Visually, he does so through black-and-white stop motion to highlight the contrast between clarity and darkness, typical Gothic architecture characterized by tall buildings with roofs and pointed arches, and finally, through various symbolic elements such as skeletons, black cats, bats, and bright thunder. Elements that the viewer can find in a large section of Burton’s works such as the entire realm of the dead and the elongated church in Corpse Bride, and the shell-shaped hill in The Nightmare Before Christmas.
On the auditory level, however, the use of somber sounds such as organs, thunders, evocative soundtracks, and the narrator’s deep voice contribute to an increasingly terrifying and sinister atmosphere.
However, beyond the evocative context, the viewer may notice the explicit and direct connection to Poe’s poem The Raven through its direct quotation at the end of the movie:
And my soul from out that shadow that lies floating on the floor
Shall be lifted — nevermore!From The Raven by Edgar Allan Poe
Burton vs. Disney
At the end of Vincent, the protagonist falls to the ground believing himself dead, an ending considered too gruesome by Disney, which wanted a happy ending instead. But for Burton, that ending was not depressing at all. He preferred to leave things to the viewer’s personal imagination instead of inventing a forced Disney-style happy ending. And this occasion represented the first real confrontation with the “happy ending syndrome.” Indeed, this is one of the main points of contention between Burton and Disney, along with stylistic differences and the different portrayals of the hero.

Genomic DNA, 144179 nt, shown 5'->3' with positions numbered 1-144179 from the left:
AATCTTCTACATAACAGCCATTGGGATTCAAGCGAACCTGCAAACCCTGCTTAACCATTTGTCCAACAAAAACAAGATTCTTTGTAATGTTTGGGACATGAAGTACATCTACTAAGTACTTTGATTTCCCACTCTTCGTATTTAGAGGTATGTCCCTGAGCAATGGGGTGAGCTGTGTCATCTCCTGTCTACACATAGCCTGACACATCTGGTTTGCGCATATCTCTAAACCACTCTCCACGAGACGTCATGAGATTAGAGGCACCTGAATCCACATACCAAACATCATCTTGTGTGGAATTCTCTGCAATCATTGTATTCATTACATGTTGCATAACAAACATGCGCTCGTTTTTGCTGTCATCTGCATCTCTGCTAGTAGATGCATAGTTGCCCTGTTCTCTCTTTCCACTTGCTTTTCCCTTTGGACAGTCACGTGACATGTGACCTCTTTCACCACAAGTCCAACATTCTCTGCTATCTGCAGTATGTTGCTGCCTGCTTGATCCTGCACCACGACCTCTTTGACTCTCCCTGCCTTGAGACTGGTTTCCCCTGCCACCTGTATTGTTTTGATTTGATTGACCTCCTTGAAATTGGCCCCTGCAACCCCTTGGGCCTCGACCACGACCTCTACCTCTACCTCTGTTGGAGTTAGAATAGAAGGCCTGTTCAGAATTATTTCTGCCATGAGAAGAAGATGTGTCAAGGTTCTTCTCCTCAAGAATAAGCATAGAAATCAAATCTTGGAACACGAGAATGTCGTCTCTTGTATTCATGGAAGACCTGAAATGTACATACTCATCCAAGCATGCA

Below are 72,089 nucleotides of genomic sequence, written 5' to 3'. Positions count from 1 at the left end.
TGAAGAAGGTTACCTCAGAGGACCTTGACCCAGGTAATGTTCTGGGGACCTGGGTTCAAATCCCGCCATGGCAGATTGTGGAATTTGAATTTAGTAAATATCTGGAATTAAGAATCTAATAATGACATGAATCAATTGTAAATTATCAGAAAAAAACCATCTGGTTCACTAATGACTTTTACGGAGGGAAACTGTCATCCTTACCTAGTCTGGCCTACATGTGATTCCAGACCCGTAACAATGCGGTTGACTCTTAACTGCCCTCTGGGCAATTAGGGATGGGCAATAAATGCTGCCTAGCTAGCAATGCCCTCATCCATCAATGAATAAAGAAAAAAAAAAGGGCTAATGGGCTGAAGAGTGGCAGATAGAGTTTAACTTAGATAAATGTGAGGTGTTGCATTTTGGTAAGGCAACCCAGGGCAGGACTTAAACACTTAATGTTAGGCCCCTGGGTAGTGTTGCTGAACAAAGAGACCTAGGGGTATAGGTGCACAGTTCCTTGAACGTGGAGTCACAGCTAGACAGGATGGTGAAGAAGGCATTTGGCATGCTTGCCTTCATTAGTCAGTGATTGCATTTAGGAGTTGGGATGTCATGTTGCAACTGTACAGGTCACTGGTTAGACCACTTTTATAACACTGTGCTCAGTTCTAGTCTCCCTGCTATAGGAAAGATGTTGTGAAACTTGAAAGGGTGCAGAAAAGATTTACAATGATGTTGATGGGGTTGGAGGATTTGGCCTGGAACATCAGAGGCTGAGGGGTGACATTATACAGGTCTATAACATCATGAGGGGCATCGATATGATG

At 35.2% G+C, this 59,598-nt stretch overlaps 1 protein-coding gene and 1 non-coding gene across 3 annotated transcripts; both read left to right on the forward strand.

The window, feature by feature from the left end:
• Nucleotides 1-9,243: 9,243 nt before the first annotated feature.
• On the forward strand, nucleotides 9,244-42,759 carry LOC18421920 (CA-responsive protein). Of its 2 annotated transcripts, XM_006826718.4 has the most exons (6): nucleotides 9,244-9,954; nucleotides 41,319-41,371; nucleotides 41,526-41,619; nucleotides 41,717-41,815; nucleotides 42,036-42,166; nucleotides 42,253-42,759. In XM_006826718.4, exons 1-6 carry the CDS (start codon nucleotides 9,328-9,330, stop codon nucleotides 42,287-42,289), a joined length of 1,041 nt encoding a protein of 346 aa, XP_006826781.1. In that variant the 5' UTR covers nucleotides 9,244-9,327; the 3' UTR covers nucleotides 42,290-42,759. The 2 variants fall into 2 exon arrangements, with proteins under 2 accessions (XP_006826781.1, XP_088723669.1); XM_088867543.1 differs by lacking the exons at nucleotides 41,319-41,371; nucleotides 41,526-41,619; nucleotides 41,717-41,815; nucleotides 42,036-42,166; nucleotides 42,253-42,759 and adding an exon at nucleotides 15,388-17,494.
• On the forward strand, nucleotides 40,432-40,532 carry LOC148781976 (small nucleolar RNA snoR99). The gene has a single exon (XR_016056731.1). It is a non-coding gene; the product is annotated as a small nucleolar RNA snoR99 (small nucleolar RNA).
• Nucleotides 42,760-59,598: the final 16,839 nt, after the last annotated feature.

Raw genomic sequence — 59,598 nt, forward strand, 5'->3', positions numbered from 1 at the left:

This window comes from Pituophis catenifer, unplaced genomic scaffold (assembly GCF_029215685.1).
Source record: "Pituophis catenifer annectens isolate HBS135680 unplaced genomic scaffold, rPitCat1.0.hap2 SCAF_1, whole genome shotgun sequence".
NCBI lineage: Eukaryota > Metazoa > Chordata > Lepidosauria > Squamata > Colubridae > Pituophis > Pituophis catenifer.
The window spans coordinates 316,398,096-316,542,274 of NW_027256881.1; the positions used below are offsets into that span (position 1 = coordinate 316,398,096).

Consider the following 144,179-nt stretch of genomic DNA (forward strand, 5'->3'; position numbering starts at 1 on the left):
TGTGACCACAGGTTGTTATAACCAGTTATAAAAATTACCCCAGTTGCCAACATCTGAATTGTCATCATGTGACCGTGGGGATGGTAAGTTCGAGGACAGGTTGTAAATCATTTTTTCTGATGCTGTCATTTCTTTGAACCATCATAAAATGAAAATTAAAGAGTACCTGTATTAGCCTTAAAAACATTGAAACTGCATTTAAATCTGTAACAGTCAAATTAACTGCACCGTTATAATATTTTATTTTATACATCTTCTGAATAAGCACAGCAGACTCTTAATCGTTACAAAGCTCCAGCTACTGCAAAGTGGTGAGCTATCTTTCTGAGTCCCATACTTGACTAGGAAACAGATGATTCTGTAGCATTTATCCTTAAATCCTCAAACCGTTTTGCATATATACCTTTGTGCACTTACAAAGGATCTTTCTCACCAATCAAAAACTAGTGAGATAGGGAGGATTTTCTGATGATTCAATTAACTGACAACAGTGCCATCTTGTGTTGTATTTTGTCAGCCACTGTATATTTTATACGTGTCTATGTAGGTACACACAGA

Burton’s personal expressionist, almost nightmarish Gothic aesthetic does not match Disney’s bright, colorful, dreamlike imagery. Conversely, Burton does not have the primary intention of teaching a moral or conveying a value system. He prefers to delve into the protagonist’s subconscious. The main characters in Burton’s works are more antiheroes than heroes. They are natural outcasts who often have nothing more special than others.
Burton’s antiheroes try to find their place in society without always succeeding, but in the end, they manage to stay true to themselves and accept their diversity by making it their strength and not a flaw.
The foundation of the Burtonesque style
Vincent Malloy is the foreshadowing and archetype of the protagonist in most of Burton’s movies: the outcast and the monster rejected and misunderstood by society. This archetype stands for Burton himself, as he often places himself outside the movie industry and mainstream production logic.
Vincent lays the roots of a creative path and is the first evidence of Burton’s boldness in trying to stay loyal to his truths, beliefs, and creative flair in the Hollywood industry. Being faithful to his artistic roots has allowed Burton to stand out for his distinctive and remarkable style. To such an extent that today the term “Burtonesque” describes people, objects, actions, or atmospheres reminiscent of the horror and fantasy imagery of his movies.
In conclusion, the director, like Vincent Malloy and his other outcast and antihero characters, seems to have succeeded in making his uniqueness his greatest strength and distinction.